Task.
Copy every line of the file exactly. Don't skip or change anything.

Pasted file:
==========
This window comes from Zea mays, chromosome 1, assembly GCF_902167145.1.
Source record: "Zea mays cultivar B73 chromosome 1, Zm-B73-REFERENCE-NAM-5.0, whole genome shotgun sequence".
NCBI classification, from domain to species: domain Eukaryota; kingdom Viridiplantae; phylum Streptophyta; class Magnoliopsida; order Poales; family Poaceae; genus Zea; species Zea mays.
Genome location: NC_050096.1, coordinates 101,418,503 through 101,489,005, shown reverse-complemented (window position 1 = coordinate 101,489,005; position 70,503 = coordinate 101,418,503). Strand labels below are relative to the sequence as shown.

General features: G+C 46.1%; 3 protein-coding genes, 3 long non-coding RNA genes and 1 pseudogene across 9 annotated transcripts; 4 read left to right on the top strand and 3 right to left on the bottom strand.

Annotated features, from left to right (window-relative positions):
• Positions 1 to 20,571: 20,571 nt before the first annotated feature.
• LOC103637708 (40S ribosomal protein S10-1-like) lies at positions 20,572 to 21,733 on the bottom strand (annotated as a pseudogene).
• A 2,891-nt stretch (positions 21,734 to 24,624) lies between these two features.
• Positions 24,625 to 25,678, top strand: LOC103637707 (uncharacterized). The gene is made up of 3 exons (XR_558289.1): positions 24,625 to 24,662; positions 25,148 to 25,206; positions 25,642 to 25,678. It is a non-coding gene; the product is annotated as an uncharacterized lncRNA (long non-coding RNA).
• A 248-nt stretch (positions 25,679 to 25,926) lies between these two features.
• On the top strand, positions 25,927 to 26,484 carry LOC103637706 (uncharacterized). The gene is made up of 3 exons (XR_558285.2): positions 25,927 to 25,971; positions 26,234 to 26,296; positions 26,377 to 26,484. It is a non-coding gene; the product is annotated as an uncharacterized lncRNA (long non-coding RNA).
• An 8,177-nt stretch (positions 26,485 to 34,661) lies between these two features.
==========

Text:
This window comes from Zea mays, chromosome 1, assembly GCF_902167145.1.
Source record: "Zea mays cultivar B73 chromosome 1, Zm-B73-REFERENCE-NAM-5.0, whole genome shotgun sequence".
NCBI classification, from domain to species: domain Eukaryota; kingdom Viridiplantae; phylum Streptophyta; class Magnoliopsida; order Poales; family Poaceae; genus Zea; species Zea mays.
Genome location: NC_050096.1, coordinates 101,418,503 through 101,489,005, shown reverse-complemented (window position 1 = coordinate 101,489,005; position 70,503 = coordinate 101,418,503). Strand labels below are relative to the sequence as shown.

General features: G+C 46.1%; 3 protein-coding genes, 3 long non-coding RNA genes and 1 pseudogene across 9 annotated transcripts; 4 read left to right on the top strand and 3 right to left on the bottom strand.

Annotated features, from left to right (window-relative positions):
• Positions 1 to 20,571: 20,571 nt before the first annotated feature.
• LOC103637708 (40S ribosomal protein S10-1-like) lies at positions 20,572 to 21,733 on the bottom strand (annotated as a pseudogene).
• A 2,891-nt stretch (positions 21,734 to 24,624) lies between these two features.
• Positions 24,625 to 25,678, top strand: LOC103637707 (uncharacterized). The gene is made up of 3 exons (XR_558289.1): positions 24,625 to 24,662; positions 25,148 to 25,206; positions 25,642 to 25,678. It is a non-coding gene; the product is annotated as an uncharacterized lncRNA (long non-coding RNA).
• A 248-nt stretch (positions 25,679 to 25,926) lies between these two features.
• On the top strand, positions 25,927 to 26,484 carry LOC103637706 (uncharacterized). The gene is made up of 3 exons (XR_558285.2): positions 25,927 to 25,971; positions 26,234 to 26,296; positions 26,377 to 26,484. It is a non-coding gene; the product is annotated as an uncharacterized lncRNA (long non-coding RNA).
• An 8,177-nt stretch (positions 26,485 to 34,661) lies between these two features.